I haven’t written an explanation blog for a while. There’s been a bit too much drama report on… however, we’re now in the next stage of waiting before op 4 on Monday so I thought I’d explain about the standard monitors you see on every hospital patient – and in every hospital drama.

So, as per the earlier photo of Dominic’s monitor:

Top Line: Heart rate ❤️ 

These are the 2 ECG leads on either side of his chest.

For Dominic, a nice resting rate is between 110 and 125 beats per minute. Closer to the 110 when he’s asleep.

When they give him the sedatives, it can go to around 90-100 (which freaks me out), and when he’s awake it’s usually around 135-150.

When he was poorly last week, it was regularly sitting in the 160s – getting as high as 200 when he was crying and distressed.

Basically, any number from 100-200 can be ok depending on the situation.

Line 2: O2 Saturation

This should always be high 90s or 100. As a general rule, Dominic doesn’t de-sat, the oxygen content of his blood remains in the high 90s all the time.

This lead is a little light attached by Elastoplast to his foot. Wriggling, sweaty feet, too cold feet, the colour orange (only kidding) all effect the probe and consequently the trace (the wiggly blue line on the monitor). This is the alarm that is forever going off saying that the sats are too low – however… it’s the probe 99% of the time. Dominic is fine.

Good tip- if you’re ever worried about this alarm going off, look at your baby. If he’s a nice happy pink colour and not struggling with breathing it is likely he’s fine. Also, of the wiggly blue line on the monitor is erratic – it’s a guarantee it’s not picking up good information.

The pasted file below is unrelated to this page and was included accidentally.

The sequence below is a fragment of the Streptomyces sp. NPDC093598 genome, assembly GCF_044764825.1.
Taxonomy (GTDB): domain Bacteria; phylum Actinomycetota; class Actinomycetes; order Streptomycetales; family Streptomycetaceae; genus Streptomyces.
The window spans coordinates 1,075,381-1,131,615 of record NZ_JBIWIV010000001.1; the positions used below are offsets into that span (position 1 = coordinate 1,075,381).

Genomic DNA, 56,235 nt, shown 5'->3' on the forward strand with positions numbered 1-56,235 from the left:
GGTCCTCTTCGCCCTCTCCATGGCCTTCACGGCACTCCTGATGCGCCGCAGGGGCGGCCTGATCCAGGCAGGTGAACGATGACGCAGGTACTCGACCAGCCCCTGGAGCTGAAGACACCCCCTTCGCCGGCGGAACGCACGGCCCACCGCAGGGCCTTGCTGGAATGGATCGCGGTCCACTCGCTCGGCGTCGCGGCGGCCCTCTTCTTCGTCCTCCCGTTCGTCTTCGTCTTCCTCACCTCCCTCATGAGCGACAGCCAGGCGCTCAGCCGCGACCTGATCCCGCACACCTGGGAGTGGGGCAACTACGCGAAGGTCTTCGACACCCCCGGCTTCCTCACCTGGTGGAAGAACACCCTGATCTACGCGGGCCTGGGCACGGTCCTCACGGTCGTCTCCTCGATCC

Line 3: Respiratory Rate

This is the lead stuck sort of at the bottom of his chest / rib cage.

This is how fast Dominic is breathing. Currently, this is pretty much controlled by the ventilator. This was ridiculously high (60s) when He had bronchiolitis last week and wasn’t ventilated and hadn’t had the reconstruction surgery.

Line 4: CO2 sats

Same as the oxygen one, but just gives an indication of the level of CO2 in the blood. To be honest, sometimes they don’t even bother putting this one up.

Right at the bottom: Blood Pressure

This is a cuff on Dominic’s arm. It takes a BP reading every hour and notes a trend. Currently, Dominic’s is lovely and normal. They’re always worried about this one because of his giant dead kidney that hasn’t shrunk yet – this could cause him to have some really high / abnormal Blood Pressures.

So there you go if you ever wondered!


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